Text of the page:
- publish an article (blog)
- manage comments on your blog
- update email messages
- edit testimonials
A coaching site that works will save you time (less back and forth) and money when updating the small stuff.
Trait #8 – Your Coaching Website Builds The Relationship
I know we all hate the word “sales”.
Having to “sell someone” on anything is a big turn off.
But in so many years of helping coachings with their websites and then onto filling their practices with clients, I’ve come to see this dirty word “selling” in a different way – a better, more genuine, positive way.
Selling is really about working for your client, creating a lot of value for them, and serving them in a big way WHILE you also look out for your income needs and respect your time. It’s about forming a good, productive relationship with clients.
It’s about honesty, trust, respect, and mutual gain with clients.
And it’s about taking ownership of the effort involved to find the fit and lead you two to be happily “working together.”Kenn Quote
If you can see it from that angle, I think it’ll do a lot.
When it comes to your website, you’ve gotta have an underlying strategy or process for finding and signing up new clients – a process to get you two talking and then working together nicely.
Your website will play a part to get your name out there – where potential clients learn about you, leading them to contact you – wanting to work with you.
Different coaches will do things differently. Ideally so since they oughta leverage their talents and resources to grow their businesses.
Just make sure you think about your website in context — having a process to build a positive relationship as you seek new clients.
Speaking of strategy, here’s one way to get coaching clients online.
Trait #9 – It Looks Great on Mobile Devices
In September 2019, 34% of the visitors to CoachingSitesThatWork.com were coming from a mobile device.
On closer inspection, you can see most of the mobile users were from iPhones and iPads.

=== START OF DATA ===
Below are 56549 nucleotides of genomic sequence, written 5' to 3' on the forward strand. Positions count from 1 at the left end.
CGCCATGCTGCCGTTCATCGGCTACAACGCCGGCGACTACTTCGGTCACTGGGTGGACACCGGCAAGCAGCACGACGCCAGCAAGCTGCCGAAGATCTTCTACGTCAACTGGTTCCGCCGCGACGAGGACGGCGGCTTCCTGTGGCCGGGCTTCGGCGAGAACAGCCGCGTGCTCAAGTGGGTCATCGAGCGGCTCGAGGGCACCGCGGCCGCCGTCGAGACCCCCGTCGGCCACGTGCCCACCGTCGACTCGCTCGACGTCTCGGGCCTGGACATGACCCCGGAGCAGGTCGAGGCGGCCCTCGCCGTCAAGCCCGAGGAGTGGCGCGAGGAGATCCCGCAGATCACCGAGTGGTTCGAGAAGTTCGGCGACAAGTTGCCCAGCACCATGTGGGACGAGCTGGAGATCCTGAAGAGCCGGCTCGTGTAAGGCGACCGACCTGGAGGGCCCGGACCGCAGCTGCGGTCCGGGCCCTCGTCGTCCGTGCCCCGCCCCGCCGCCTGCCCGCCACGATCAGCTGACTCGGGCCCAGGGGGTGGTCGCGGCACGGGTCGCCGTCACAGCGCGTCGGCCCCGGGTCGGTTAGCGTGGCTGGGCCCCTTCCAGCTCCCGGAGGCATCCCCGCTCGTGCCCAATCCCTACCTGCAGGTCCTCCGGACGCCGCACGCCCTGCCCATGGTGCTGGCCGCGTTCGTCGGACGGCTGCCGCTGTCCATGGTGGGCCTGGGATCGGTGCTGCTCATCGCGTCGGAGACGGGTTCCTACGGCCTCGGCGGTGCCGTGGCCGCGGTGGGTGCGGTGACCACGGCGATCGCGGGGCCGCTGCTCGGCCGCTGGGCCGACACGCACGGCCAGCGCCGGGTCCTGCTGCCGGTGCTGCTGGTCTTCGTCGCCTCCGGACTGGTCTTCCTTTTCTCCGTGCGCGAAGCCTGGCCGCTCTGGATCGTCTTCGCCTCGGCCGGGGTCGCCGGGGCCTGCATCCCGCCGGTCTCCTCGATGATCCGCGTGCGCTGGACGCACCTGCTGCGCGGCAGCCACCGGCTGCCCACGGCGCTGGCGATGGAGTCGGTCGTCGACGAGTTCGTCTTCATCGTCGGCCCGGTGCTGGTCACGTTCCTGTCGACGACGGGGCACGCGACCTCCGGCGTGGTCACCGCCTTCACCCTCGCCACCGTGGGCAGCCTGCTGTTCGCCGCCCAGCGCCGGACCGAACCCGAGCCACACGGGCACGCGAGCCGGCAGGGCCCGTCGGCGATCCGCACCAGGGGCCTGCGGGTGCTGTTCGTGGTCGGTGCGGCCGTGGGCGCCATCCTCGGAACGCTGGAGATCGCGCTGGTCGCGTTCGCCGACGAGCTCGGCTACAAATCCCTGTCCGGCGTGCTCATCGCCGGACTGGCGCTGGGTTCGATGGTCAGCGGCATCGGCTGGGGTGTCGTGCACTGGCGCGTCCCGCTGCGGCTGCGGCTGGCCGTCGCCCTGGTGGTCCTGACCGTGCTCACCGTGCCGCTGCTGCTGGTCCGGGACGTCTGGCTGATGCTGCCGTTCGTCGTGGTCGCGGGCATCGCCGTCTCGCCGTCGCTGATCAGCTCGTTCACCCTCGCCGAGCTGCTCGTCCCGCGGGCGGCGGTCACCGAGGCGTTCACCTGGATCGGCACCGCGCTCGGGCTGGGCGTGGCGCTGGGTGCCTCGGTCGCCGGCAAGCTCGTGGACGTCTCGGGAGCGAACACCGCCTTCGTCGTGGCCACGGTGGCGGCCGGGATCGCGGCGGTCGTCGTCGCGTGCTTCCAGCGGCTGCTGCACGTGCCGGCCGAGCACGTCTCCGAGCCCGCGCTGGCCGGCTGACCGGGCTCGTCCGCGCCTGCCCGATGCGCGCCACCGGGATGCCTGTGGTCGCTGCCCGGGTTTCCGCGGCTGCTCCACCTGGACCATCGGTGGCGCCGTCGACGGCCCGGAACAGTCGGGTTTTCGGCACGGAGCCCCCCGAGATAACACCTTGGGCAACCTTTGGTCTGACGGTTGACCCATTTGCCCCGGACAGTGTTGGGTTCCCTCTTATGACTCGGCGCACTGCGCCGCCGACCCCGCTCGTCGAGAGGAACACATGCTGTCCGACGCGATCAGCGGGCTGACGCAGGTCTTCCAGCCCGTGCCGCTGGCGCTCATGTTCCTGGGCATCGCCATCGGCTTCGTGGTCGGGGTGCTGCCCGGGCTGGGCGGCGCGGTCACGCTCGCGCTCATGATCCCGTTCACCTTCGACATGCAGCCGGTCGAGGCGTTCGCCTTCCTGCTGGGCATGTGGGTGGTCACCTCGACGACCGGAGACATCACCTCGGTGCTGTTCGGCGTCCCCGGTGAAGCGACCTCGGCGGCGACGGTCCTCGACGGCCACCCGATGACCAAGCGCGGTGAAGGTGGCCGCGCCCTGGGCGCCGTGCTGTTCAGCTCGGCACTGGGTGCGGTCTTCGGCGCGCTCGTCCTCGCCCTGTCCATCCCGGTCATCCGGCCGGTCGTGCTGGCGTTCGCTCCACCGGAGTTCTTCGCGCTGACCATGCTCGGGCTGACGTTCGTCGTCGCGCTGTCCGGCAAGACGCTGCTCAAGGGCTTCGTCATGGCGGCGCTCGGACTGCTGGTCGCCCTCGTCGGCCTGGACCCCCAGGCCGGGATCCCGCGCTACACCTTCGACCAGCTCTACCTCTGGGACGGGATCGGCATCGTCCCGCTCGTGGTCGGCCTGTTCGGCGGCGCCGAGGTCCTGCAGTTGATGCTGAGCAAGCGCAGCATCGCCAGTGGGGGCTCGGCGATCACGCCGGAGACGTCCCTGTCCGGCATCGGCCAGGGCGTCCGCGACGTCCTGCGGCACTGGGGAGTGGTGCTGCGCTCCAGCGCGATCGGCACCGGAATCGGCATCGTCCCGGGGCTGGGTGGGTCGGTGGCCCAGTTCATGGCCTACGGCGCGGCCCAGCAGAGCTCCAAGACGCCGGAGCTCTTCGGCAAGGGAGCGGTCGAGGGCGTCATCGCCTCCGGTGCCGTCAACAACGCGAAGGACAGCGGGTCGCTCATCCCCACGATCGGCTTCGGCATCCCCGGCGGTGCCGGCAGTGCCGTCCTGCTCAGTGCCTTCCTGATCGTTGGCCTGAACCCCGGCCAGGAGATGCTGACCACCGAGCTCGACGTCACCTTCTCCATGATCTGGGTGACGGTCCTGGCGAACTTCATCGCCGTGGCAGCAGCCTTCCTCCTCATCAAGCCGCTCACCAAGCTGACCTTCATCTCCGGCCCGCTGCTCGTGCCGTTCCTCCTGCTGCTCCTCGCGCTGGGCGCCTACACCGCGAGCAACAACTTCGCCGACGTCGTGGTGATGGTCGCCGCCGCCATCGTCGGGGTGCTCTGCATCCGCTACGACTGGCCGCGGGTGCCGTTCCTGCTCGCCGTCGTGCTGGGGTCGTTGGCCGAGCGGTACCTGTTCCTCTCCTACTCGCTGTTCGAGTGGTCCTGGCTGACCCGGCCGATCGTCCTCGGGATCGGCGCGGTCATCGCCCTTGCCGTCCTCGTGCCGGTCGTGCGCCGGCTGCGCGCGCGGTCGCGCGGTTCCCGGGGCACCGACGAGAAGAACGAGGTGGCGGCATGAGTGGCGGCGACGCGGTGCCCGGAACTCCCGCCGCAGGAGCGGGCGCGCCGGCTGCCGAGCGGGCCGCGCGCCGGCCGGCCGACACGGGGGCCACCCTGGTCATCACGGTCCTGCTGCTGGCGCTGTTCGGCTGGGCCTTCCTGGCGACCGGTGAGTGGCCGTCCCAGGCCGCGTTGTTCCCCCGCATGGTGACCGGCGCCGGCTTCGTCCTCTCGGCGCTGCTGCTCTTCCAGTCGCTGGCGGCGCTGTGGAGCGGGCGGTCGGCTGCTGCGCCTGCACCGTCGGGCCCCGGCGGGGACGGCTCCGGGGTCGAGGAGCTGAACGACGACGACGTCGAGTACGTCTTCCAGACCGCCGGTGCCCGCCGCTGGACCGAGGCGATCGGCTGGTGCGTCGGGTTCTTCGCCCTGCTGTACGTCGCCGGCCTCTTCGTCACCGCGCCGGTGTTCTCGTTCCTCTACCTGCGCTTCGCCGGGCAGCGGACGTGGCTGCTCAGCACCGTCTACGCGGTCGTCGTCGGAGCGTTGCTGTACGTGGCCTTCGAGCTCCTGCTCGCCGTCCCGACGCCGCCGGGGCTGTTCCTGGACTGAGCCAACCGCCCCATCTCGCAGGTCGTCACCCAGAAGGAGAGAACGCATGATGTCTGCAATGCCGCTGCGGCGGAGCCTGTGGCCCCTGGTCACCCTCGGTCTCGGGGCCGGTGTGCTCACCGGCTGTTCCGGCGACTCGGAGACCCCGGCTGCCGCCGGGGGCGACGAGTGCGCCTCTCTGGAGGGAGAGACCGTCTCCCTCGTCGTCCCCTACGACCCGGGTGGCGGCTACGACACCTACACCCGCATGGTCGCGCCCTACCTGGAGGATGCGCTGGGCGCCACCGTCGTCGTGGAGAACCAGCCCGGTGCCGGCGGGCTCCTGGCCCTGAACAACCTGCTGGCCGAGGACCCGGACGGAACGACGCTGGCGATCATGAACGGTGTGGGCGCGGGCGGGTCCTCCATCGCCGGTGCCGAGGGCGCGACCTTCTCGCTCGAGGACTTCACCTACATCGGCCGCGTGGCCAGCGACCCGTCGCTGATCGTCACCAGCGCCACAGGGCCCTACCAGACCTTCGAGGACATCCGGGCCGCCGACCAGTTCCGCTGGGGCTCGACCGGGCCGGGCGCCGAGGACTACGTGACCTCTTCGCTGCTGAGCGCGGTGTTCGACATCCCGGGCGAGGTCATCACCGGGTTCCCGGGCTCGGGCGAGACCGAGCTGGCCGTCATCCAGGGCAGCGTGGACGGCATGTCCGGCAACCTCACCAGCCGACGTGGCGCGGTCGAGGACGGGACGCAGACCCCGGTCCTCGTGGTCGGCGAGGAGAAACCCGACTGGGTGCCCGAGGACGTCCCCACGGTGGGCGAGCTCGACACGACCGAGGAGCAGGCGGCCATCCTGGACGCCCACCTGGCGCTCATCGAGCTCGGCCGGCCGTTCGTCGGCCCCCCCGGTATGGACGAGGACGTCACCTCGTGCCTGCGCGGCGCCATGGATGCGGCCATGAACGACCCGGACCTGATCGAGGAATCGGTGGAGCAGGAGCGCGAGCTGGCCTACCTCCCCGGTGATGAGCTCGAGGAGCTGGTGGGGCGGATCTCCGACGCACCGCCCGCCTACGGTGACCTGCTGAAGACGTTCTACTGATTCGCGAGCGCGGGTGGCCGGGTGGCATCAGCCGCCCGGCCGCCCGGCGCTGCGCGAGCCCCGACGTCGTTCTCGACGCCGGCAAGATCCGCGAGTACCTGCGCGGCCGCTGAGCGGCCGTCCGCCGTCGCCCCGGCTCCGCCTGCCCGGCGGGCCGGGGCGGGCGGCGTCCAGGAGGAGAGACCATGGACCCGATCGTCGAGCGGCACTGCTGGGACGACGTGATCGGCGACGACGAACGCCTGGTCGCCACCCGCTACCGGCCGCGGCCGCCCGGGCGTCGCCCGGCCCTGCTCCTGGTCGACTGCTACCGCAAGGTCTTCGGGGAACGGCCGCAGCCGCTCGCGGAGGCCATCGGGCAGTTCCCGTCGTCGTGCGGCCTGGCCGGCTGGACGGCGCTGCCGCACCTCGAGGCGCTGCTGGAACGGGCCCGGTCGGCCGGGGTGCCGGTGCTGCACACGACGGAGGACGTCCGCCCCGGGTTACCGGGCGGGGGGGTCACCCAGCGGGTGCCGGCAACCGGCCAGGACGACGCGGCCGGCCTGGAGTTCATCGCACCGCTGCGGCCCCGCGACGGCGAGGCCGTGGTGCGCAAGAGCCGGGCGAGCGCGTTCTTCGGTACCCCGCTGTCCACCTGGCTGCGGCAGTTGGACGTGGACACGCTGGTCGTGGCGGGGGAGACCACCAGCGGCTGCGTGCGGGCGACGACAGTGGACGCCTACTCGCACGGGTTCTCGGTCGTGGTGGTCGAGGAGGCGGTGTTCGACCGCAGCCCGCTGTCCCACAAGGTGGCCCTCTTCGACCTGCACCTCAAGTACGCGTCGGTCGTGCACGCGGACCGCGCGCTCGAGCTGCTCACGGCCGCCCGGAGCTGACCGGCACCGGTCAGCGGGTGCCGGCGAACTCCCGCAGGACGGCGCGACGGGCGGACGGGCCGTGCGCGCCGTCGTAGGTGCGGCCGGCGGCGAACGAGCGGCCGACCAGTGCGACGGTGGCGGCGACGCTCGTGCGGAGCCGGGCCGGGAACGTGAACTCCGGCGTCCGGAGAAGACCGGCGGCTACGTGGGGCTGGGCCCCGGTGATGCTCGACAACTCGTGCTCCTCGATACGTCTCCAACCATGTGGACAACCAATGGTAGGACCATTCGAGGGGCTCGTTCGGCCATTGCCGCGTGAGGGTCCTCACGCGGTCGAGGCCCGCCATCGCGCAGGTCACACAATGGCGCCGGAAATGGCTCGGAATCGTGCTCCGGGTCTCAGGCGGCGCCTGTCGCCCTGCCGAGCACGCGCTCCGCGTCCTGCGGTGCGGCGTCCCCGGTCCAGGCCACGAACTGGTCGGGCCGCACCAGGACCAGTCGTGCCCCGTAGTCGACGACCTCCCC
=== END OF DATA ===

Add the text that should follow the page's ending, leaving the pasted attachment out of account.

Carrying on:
Needless to say, I own an iPhone and iPad and those are my first places to test website designs.
If your website has been around a while, you might want to double-check it on your phone.
Trait #10 – Your Coaching Website Doesn’t Suck Up Your Time
Whether you hire someone to build it, do-it-yourself, you absolutely CANNOT let your coaching website drain your time.
I see this often.
Coaches start out wanting to create the coaching business of their dreams. And so, with a family and full-time job, they allow some spare time to start working on their websites. Half a year goes by, and they end up becoming a worse-than-novice web designer instead.
Don’t let time disappear because you have other pressing matters:
- Getting marketing (visibility, traffic) strategies in place
- Having phone calls with prospects to convert them
- All sorts of administrative tasks
- And let’s not forget, making time to coach people!
It’s easy to fall down the website-creation rabbit hole because there are so many bells and whistles to play with, and playing with them is fun.
Also, tech hiccups can throw you for a loop, not only wasting time but giving you greys.
Did I mention copy? That needs to be written too – and written well!
So, you’ve got to keep the big picture in mind – marketing and finding clients and realize that your website is just a part of that.
Get it up, get it going, just what you need, hand it off to someone to manage, and avoid wasting time.
So, does your coaching website work?
Wuddya needa fix?
I’d love to hear what thoughts and ideas are coming up for you as you build and enhance your coaching website.
Post below, and be sure to include your website address for that little search engine boost.